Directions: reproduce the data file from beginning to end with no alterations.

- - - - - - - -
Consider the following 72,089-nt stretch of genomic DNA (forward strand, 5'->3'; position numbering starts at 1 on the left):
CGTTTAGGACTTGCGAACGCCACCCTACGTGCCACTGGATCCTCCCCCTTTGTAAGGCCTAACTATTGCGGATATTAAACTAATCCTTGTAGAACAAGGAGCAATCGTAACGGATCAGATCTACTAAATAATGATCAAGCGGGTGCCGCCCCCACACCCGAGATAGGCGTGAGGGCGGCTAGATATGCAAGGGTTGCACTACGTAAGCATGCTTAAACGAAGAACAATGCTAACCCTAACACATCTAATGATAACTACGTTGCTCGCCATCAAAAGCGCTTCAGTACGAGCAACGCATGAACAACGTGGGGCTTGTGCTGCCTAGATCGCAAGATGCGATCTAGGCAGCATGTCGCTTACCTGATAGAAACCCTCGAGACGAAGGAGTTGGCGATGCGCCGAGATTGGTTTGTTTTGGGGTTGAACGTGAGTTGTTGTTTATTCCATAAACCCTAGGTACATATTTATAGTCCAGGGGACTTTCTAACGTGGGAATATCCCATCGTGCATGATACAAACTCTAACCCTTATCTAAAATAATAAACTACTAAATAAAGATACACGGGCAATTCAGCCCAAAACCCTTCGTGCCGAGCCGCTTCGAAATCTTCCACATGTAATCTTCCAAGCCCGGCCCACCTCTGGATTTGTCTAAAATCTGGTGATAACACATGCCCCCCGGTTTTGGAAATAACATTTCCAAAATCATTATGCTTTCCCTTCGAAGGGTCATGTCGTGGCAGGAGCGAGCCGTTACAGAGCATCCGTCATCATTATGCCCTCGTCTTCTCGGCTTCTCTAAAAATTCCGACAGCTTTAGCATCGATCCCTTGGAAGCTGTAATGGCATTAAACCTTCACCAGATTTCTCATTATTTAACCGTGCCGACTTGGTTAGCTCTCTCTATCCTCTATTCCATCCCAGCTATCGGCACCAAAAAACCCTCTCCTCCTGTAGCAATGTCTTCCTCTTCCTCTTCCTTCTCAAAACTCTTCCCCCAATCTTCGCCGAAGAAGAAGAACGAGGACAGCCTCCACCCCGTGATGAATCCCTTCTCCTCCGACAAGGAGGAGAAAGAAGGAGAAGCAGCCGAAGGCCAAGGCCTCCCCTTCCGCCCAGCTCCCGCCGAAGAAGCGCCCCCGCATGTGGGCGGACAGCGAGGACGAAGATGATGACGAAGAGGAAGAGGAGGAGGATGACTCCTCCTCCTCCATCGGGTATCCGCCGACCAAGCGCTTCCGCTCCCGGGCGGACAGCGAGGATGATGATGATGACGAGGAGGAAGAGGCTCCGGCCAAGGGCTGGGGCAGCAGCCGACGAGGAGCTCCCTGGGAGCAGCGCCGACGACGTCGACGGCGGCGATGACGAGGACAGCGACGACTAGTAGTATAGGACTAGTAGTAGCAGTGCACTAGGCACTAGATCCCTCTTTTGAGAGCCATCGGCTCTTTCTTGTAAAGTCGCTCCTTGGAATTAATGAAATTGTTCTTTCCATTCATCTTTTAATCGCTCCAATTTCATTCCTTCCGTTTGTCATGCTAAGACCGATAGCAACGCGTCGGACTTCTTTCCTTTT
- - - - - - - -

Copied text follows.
Consider the following 72,089-nt stretch of genomic DNA (forward strand, 5'->3'; position numbering starts at 1 on the left):
CGTTTAGGACTTGCGAACGCCACCCTACGTGCCACTGGATCCTCCCCCTTTGTAAGGCCTAACTATTGCGGATATTAAACTAATCCTTGTAGAACAAGGAGCAATCGTAACGGATCAGATCTACTAAATAATGATCAAGCGGGTGCCGCCCCCACACCCGAGATAGGCGTGAGGGCGGCTAGATATGCAAGGGTTGCACTACGTAAGCATGCTTAAACGAAGAACAATGCTAACCCTAACACATCTAATGATAACTACGTTGCTCGCCATCAAAAGCGCTTCAGTACGAGCAACGCATGAACAACGTGGGGCTTGTGCTGCCTAGATCGCAAGATGCGATCTAGGCAGCATGTCGCTTACCTGATAGAAACCCTCGAGACGAAGGAGTTGGCGATGCGCCGAGATTGGTTTGTTTTGGGGTTGAACGTGAGTTGTTGTTTATTCCATAAACCCTAGGTACATATTTATAGTCCAGGGGACTTTCTAACGTGGGAATATCCCATCGTGCATGATACAAACTCTAACCCTTATCTAAAATAATAAACTACTAAATAAAGATACACGGGCAATTCAGCCCAAAACCCTTCGTGCCGAGCCGCTTCGAAATCTTCCACATGTAATCTTCCAAGCCCGGCCCACCTCTGGATTTGTCTAAAATCTGGTGATAACACATGCCCCCCGGTTTTGGAAATAACATTTCCAAAATCATTATGCTTTCCCTTCGAAGGGTCATGTCGTGGCAGGAGCGAGCCGTTACAGAGCATCCGTCATCATTATGCCCTCGTCTTCTCGGCTTCTCTAAAAATTCCGACAGCTTTAGCATCGATCCCTTGGAAGCTGTAATGGCATTAAACCTTCACCAGATTTCTCATTATTTAACCGTGCCGACTTGGTTAGCTCTCTCTATCCTCTATTCCATCCCAGCTATCGGCACCAAAAAACCCTCTCCTCCTGTAGCAATGTCTTCCTCTTCCTCTTCCTTCTCAAAACTCTTCCCCCAATCTTCGCCGAAGAAGAAGAACGAGGACAGCCTCCACCCCGTGATGAATCCCTTCTCCTCCGACAAGGAGGAGAAAGAAGGAGAAGCAGCCGAAGGCCAAGGCCTCCCCTTCCGCCCAGCTCCCGCCGAAGAAGCGCCCCCGCATGTGGGCGGACAGCGAGGACGAAGATGATGACGAAGAGGAAGAGGAGGAGGATGACTCCTCCTCCTCCATCGGGTATCCGCCGACCAAGCGCTTCCGCTCCCGGGCGGACAGCGAGGATGATGATGATGACGAGGAGGAAGAGGCTCCGGCCAAGGGCTGGGGCAGCAGCCGACGAGGAGCTCCCTGGGAGCAGCGCCGACGACGTCGACGGCGGCGATGACGAGGACAGCGACGACTAGTAGTATAGGACTAGTAGTAGCAGTGCACTAGGCACTAGATCCCTCTTTTGAGAGCCATCGGCTCTTTCTTGTAAAGTCGCTCCTTGGAATTAATGAAATTGTTCTTTCCATTCATCTTTTAATCGCTCCAATTTCATTCCTTCCGTTTGTCATGCTAAGACCGATAGCAACGCGTCGGACTTCTTTCCTTTT